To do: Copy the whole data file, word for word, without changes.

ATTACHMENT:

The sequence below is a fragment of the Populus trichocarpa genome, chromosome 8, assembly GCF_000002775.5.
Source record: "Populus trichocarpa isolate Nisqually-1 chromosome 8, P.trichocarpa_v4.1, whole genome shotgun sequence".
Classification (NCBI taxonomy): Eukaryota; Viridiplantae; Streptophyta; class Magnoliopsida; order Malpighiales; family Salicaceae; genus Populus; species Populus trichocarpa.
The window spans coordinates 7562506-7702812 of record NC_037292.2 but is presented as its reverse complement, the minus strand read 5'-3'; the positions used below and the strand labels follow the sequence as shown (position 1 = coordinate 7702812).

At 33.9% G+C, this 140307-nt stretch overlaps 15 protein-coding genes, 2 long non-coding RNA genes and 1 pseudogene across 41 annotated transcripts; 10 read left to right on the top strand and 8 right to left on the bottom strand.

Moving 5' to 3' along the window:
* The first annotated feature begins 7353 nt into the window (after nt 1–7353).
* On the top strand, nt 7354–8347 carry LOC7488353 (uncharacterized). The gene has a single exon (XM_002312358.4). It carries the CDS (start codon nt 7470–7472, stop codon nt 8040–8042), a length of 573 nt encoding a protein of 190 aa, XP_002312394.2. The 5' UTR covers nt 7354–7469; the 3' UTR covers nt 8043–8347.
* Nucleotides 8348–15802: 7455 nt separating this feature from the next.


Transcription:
The sequence below is a fragment of the Populus trichocarpa genome, chromosome 8, assembly GCF_000002775.5.
Source record: "Populus trichocarpa isolate Nisqually-1 chromosome 8, P.trichocarpa_v4.1, whole genome shotgun sequence".
Classification (NCBI taxonomy): Eukaryota; Viridiplantae; Streptophyta; class Magnoliopsida; order Malpighiales; family Salicaceae; genus Populus; species Populus trichocarpa.
The window spans coordinates 7562506-7702812 of record NC_037292.2 but is presented as its reverse complement, the minus strand read 5'-3'; the positions used below and the strand labels follow the sequence as shown (position 1 = coordinate 7702812).

At 33.9% G+C, this 140307-nt stretch overlaps 15 protein-coding genes, 2 long non-coding RNA genes and 1 pseudogene across 41 annotated transcripts; 10 read left to right on the top strand and 8 right to left on the bottom strand.

Moving 5' to 3' along the window:
* The first annotated feature begins 7353 nt into the window (after nt 1–7353).
* On the top strand, nt 7354–8347 carry LOC7488353 (uncharacterized). The gene has a single exon (XM_002312358.4). It carries the CDS (start codon nt 7470–7472, stop codon nt 8040–8042), a length of 573 nt encoding a protein of 190 aa, XP_002312394.2. The 5' UTR covers nt 7354–7469; the 3' UTR covers nt 8043–8347.
* Nucleotides 8348–15802: 7455 nt separating this feature from the next.